Sadly, regular eye screenings fall by the wayside when life gets busy, but it’s important to keep kids’ eye health in focus.
Words by Tamara Clarke
Keeping your child healthy is no small feat and requires a great deal of coordination.
From choosing the right doctors to keeping up with vaccinations, the list of health matters needing your attention can be overwhelming.
With so many aspects of your child’s health to manage, eye care might get lost in the shuffle but Abu Dhabi World makes the case for why it should be a top priority.
Maintaining healthy eyes is a critical part of development that can affect a child socially
as well as academically.
Dr Syed Ali, paediatric ophthalmologist at Moorfields Eye Hospital Centre in Abu Dhabi, asserts that healthy eyes are essential for a child’s normal development:
“If a child is not seeing well, his or her learning is seriously affected; the physical milestones can also be delayed. A child’s social skills and confidence are also linked to having good vision.”
Preventative eye care starts at birth and should become a lifelong endeavour.
“Newborns are checked by a paediatrician at birth and again at eight weeks to rule out cataract and glaucoma. It is important to have children’s eyes regularly checked as early diagnosis can save a child’s vision for life,” he continues.
Dr Syed also notes that children should have yearly eye tests, which lead to better outcomes, but this is where caregivers often drop the ball.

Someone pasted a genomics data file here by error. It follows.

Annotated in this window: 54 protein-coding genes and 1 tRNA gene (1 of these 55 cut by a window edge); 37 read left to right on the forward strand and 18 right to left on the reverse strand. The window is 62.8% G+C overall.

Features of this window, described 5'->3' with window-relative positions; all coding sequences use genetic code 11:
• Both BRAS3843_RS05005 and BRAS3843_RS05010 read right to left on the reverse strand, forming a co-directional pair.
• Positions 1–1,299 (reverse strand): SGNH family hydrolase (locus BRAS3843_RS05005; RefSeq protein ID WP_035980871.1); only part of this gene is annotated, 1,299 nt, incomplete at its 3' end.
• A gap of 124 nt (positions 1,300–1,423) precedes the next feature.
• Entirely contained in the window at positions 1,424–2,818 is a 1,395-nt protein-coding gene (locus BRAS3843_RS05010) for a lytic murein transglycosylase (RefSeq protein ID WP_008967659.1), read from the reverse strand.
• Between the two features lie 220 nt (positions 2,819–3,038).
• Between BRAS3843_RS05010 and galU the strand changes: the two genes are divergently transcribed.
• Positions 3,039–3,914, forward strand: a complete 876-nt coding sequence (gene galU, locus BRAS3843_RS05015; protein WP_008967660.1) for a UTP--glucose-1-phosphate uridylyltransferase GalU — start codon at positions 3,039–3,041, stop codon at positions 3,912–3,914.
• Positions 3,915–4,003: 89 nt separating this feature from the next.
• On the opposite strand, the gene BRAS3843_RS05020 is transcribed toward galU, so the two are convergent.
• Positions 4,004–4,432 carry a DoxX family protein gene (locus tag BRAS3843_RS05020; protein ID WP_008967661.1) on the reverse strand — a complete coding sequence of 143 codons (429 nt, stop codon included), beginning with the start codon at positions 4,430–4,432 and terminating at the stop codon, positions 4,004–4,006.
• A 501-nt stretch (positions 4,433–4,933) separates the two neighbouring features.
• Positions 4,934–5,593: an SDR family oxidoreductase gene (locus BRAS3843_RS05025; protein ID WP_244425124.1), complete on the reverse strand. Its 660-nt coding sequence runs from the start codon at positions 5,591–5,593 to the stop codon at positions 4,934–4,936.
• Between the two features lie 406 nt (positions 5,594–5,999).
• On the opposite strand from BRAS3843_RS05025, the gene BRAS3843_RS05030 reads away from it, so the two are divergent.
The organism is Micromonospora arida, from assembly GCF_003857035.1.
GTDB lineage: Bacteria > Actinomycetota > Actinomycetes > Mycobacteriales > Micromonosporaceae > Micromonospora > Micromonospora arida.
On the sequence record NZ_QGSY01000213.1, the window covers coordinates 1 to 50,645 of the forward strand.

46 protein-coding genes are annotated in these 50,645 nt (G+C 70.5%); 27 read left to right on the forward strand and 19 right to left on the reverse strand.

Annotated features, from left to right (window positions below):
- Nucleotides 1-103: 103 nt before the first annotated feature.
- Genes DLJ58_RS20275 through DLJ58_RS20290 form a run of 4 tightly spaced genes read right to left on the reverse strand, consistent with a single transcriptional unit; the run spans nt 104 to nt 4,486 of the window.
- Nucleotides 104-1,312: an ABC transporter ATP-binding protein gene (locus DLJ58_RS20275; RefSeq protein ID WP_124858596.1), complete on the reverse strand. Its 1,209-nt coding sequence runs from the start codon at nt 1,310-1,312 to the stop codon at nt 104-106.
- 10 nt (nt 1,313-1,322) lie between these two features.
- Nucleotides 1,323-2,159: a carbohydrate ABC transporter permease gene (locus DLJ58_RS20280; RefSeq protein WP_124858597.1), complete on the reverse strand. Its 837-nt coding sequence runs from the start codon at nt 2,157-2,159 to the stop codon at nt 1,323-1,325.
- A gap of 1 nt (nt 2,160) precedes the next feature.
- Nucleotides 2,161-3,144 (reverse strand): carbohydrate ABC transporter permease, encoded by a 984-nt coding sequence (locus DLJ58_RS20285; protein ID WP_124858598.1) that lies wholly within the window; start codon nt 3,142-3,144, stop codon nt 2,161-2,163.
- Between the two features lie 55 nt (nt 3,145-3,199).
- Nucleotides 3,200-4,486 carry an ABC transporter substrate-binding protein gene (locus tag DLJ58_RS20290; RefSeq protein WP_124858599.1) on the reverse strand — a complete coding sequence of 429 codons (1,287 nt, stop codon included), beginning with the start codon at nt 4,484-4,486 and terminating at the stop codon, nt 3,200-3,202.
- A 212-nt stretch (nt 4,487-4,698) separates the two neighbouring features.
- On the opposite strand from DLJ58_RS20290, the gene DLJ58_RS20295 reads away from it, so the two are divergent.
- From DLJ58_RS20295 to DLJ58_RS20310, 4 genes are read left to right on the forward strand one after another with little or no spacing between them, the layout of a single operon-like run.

All children are advised to see a vision specialist around three to four years of age. This check-up, which coincides with the time frame a child is likely to start school or nursery, is aptly called a preschool screening, and parents should note that this milestone also marks the beginning of establishing healthy habits.
Spotting Eye Problems
While eye health screenings and visual acuity tests, which measure the sharpness of vision, can diagnose eye problems, parents are the first line of defence.
You should watch your child for signs of poor vision and if you notice any problems, have your child examined right away. If caught early, some conditions can be corrected.
When it comes to spotting eye problems, the age of the child is critical. In small children, watch for constant eye rubbing, extreme sensitivity to light and abnormal alignment or movement of the eyes.
In school-aged children, their mannerisms give clues about possible eye problems.
Dr Sayed explains: “In general, going very close to a book to read or do homework or going close to the TV are some of the symptoms, or squeezing their eyes to see things from a distance.
“In short-sighted children, they are found to use mobiles and tablets more than TV. With long-sighted children, they may complain of headaches or eyestrain.”
He adds: “Physicians recommend very strict and controlled screen time with regular breaks depending on the age of the child.
“If parents notice any eye movement issue like squinting, which is misalignment of eyes, especially when a child is sleepy or tired, they should not ignore it and seek urgent advice from a paediatric ophthalmologist.”
Eye doctors have specialities and optical shops provide different services than doctors.
Keeping it all straight can be quite confusing. Now that you know your child should see an eye care professional regularly, make sure you choose the right one.
Ophthalmologists are medical doctors who provide comprehensive eye care with medicine and surgery.
Paediatric ophthalmologists are doctors who have additional training to treat children’s eye problems.
Optometrists provide services that may be similar to ophthalmologists, but they don’t perform surgery.
Opticians fit and adjust eyeglasses.